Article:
The Scottish Government has opted for using a Citizens Assembly as a means of addressing some of the complex issues around devolution and independence. Citizens Assemblies have been proposed as a way of resolving lots of thorny issues, such as Brexit, social care and reviewing legislation. I can see that some people are enthusiastic about the mechanism, but I’m agnostic. There are lots of existing mechanisms by which complex issues can be discussed and reviewed in some depth: there are inquiries, commissions, Royal Commissions. There are reservations to make about them all, but I’m not convinced that a Citizens Assembly can resolve the issues in a way that they can’t.
The first problem is the issue of capacity. Commissions are commonly limited by the terms of reference they are given, their membership and the resources they can command. The process matters, too; I’ve been critical of inquiries led by lawyers, whose training is not necessarily appropriate to the exploration and synthesis of complex issues where a selection needs to be made.
The second concerns the validity of the positions that people come to. Any worthwhile inquiry will draw on a range of evidence, including both primary evidence and information from experts, and Citizens Assemblies can do this, too. Some commissions are led by experts; some aren’t. The expertise of a commission is no guarantee that they will get the judgements right, and there are certainly plenty of commissions who might be said to have gone off-track. (For example, there are still many people in Scotland who commend the Christie Commission on public services, which I think got things radically wrong.) I’ve served as adviser to a couple of parliamentary committees, and found that they were able to address issues in remarkable depth simply because they were able to draw on submissions and testimony from a wide range of witnesses, often completing work that compares well with academic research in much less time.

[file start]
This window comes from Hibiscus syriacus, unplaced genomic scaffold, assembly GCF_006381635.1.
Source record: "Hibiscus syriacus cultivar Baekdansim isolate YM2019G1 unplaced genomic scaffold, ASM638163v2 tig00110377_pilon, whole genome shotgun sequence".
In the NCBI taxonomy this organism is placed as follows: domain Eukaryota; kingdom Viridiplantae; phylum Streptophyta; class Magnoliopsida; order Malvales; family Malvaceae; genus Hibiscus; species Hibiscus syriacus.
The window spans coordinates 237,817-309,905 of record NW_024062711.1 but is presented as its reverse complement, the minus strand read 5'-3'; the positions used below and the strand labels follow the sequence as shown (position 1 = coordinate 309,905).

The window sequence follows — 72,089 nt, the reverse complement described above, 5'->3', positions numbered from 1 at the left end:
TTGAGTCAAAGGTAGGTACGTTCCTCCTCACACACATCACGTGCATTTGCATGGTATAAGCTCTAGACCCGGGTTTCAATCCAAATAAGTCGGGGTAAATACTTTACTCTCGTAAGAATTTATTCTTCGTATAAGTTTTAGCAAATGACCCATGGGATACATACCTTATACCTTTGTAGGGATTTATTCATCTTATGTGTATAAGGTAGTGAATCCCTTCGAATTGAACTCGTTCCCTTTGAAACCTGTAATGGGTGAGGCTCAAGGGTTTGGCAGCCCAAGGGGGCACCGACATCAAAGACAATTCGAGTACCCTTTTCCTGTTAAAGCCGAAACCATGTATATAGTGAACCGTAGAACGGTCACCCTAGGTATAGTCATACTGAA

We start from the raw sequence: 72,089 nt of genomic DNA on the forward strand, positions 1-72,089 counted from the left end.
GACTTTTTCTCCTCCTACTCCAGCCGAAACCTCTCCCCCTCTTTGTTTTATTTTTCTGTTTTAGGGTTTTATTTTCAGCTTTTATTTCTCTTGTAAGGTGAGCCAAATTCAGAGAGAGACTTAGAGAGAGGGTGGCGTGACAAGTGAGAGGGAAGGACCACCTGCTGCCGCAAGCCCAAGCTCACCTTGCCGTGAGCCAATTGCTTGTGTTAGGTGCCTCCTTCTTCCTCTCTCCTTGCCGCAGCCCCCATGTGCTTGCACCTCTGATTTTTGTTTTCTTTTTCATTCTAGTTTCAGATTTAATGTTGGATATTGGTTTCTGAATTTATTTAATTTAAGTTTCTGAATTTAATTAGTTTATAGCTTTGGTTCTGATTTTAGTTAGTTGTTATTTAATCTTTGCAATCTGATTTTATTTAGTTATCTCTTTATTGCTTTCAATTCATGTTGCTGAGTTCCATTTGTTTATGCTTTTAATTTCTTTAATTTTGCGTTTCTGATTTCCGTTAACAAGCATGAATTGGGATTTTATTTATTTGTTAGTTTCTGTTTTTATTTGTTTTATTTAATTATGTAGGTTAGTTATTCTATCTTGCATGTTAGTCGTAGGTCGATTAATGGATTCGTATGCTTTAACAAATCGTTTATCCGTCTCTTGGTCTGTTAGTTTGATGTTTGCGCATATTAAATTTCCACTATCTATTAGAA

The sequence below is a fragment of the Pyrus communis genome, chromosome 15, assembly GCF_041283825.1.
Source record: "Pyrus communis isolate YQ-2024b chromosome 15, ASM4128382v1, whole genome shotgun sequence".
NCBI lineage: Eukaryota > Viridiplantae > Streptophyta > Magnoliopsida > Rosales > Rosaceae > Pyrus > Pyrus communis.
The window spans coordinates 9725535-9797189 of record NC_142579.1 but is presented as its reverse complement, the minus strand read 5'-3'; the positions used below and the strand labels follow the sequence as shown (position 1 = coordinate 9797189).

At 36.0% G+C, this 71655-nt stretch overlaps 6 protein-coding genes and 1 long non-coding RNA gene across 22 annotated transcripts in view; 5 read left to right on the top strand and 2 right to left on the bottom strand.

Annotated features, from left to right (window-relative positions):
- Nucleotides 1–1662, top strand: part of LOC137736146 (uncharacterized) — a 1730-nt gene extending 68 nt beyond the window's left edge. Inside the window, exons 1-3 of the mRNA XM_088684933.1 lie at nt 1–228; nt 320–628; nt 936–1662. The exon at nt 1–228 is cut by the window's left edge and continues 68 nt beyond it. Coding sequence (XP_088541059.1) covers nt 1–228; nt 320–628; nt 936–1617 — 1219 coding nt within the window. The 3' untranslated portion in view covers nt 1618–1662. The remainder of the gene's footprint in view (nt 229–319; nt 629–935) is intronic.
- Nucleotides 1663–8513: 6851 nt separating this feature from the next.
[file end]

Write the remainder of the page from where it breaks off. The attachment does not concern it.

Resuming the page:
There may be a specific problem with the decision-making process in Citizens Assemblies, reflecting the large number of people involved. Group thinking is vulnerable to a tendency to conformity, potentially reflecting the vocal representations of a minority. There is also potentially the phenomenon which psychologists refer to as a ‘shift to risk’, where groups will take collectively decisions that are riskier than any of the individuals in that group would accept.
Third, there is the question of ownership. Inquiries that take a short time are often treated as if they were doing the bidding of particular political masters; inquiries that take a longer time are then abandoned by their political successors. People who agree with the conclusions will support the recommendations; people who disagree will say that the process was not representative, or not authoritative, or that conditions have changed.The Northern Ireland Citizens Assembly has struggled to have an impact in the absence of active political representation in the province. One has to ask about Citizen’s Assemblies whether they will have more authority, or carry more commitment, than any other mechanism, and it is not clear they will.
An apology: something strange happened when I posted this entry, and what was posted was not the entry I’d finished, but an early draft. This full version had to be reconstructed, because there was no trace left of all of the work I’d done on it.